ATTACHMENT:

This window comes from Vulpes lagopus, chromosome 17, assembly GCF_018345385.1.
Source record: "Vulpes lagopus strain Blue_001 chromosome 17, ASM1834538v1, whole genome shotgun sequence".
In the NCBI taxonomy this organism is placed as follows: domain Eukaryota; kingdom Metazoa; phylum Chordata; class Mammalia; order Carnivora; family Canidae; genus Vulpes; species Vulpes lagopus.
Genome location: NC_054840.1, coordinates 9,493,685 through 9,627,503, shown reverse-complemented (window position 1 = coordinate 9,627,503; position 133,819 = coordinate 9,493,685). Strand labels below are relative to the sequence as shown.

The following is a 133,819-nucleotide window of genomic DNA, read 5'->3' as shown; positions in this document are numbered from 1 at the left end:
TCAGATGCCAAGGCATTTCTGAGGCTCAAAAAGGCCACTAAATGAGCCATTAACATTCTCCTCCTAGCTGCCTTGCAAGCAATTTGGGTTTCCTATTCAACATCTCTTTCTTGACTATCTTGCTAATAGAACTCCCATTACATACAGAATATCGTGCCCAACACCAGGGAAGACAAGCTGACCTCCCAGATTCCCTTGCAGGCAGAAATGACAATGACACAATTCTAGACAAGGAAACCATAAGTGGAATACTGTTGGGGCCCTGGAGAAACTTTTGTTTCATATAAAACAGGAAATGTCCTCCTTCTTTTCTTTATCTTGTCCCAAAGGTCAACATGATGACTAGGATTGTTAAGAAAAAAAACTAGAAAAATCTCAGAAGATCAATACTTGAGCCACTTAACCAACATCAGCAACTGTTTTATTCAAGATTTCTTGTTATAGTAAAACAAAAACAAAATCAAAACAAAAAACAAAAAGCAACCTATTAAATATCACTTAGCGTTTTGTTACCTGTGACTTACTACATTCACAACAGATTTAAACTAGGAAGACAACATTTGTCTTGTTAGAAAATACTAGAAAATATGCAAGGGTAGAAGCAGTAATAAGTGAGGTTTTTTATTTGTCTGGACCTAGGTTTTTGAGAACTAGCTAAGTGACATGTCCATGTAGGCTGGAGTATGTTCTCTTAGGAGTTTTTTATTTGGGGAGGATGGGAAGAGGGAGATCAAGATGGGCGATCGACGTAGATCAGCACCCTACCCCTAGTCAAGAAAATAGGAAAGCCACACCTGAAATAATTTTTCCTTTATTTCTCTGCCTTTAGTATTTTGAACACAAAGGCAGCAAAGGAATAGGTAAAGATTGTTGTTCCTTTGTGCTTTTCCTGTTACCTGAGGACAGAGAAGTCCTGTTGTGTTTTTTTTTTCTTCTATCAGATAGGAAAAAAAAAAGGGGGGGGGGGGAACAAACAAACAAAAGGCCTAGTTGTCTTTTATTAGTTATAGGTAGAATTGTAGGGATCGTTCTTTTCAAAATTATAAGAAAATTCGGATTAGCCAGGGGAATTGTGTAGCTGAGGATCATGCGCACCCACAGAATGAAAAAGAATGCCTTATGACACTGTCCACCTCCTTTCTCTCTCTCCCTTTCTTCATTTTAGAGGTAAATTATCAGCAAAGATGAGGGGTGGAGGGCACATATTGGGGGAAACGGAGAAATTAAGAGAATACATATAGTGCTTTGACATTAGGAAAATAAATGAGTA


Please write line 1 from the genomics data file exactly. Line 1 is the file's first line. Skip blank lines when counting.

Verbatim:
This window comes from Vulpes lagopus, chromosome 17, assembly GCF_018345385.1.